Some plants thrive in acidic soil, while others prefer an alkaline environment. Other plants, including the Peperomia, are in the middle.

It will thrive in slightly acidic or slightly alkaline soil or neutral soil. You’ll want to aim for a ph between 6.0-7.0. 

A Ph level that is too high or too low can cause stunted growth, bacteria growth, and poor nutrition. 

Highly acidic soil typically includes a lot of lime. Highly alkaline soil contains high amounts of sodium, calcium, and magnesium. 


Plants get their energy through the process of photosynthesis, which allows them to convert sunlight and water into fuel. However, they also require certain nutrients in the soil. 

You can think of fertilizer as vitamins for your plant. They aren’t the plant’s main source of nutrition, but they are still important for healthy growth. 

Both under and over-fertilizing can cause problems for your  Peperomia, so its important to use the right amount of the correct nutrients. 

Fertilizers are listed by their percentage of nitrogen, potassium, and phosphorous, or NPK. The remaining percentage is micronutrients that are also important for your plant’s growth.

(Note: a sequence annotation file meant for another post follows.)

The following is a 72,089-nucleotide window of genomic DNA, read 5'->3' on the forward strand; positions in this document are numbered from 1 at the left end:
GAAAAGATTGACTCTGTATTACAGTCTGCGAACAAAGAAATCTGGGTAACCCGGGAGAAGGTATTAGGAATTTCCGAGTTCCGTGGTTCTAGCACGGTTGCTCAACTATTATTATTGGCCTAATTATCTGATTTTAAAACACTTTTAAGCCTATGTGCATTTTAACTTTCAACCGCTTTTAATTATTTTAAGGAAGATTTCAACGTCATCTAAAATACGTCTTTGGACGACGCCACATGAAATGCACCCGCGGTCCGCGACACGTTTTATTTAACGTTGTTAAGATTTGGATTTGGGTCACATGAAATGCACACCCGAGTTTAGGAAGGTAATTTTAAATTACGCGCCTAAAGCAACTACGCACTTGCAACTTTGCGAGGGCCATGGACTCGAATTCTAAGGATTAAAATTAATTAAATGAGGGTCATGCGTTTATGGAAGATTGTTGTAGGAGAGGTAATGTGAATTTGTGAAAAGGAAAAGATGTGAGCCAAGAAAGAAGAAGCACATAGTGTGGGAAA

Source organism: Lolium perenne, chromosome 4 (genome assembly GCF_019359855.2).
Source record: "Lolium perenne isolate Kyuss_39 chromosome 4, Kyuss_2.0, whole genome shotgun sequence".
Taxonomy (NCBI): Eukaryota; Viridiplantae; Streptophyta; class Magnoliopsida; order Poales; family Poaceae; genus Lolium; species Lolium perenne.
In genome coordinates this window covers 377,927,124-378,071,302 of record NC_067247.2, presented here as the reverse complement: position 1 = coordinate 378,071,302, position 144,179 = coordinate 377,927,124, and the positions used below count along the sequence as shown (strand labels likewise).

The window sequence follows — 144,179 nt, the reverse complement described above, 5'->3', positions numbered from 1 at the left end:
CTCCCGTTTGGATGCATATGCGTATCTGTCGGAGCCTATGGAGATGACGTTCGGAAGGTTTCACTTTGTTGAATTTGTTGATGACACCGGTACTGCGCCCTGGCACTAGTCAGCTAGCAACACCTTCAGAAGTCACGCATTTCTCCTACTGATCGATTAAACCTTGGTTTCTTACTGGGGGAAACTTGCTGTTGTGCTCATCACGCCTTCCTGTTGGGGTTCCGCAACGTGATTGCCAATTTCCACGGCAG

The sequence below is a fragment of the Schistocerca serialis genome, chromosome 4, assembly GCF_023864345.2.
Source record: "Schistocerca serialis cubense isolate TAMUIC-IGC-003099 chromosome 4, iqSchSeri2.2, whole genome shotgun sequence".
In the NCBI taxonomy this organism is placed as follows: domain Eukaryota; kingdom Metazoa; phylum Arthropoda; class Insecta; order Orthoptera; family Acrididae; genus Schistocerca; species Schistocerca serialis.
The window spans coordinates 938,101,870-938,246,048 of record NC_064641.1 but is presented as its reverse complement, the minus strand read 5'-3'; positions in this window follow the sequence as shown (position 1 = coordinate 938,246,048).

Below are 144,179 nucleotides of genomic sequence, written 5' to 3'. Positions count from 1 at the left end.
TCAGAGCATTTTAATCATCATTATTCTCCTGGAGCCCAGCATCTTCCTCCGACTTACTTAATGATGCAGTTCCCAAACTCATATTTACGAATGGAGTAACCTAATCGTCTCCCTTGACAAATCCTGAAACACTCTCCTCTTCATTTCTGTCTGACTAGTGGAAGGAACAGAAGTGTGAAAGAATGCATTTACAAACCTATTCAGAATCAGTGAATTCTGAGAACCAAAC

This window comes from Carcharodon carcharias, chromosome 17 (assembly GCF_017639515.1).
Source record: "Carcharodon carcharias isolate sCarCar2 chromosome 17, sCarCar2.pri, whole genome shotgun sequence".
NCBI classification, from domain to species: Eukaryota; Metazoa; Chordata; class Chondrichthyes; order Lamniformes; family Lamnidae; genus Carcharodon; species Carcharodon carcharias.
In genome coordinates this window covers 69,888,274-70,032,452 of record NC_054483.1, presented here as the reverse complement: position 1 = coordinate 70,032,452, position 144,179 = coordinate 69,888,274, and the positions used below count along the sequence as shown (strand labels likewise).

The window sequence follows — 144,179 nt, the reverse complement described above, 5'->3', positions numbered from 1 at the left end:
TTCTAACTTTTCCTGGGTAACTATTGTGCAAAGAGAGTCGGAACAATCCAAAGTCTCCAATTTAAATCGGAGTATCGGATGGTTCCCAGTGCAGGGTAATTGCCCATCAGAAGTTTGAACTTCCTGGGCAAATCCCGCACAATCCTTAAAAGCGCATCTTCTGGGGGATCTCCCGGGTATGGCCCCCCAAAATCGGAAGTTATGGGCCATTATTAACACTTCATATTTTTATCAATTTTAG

Peperomias do well with a balanced 10-10-10 fertilizer. They generally only require fertilizing once a month. 

A peperomia plant

Signs You Are Using the Wrong Soil 

Before we get into the soil that you should be using for your Peperomia, it’s important to know the signs you are using the wrong soil. If you notice these signs, consider reporting your plant using new soil. 

Dense or Compacted Soil 

When you look at the soil, you can’t see past the first layer. How do you know if it’s too dense or compacted at the root level? All you need is a small stick. 

Poke the stick into the soil, pushing it all the way to the bottom of the pot. Ideally, it will slide through the soil easily. If it doesn’t go through the soil, or you hit a layer with lots of resistance, the soil is too compact. 

Water Logging

We know Peperomia needs well-draining soil that dries out over time. If you haven’t watered your plant in a week or two, but the soil is still wet, it’s not draining properly. 

This puts your Peperomia at risk of root rot, a common issue that can affect many other types of plants such as Calatheas and Majesty Palms.

The easiest way to determine if the soil is still moist is to insert your finger into the soil. If dirt sticks to your finger, the soil is moist. You can also use a soil meter for precise measurement, but the finger test can tell you what you really need to know.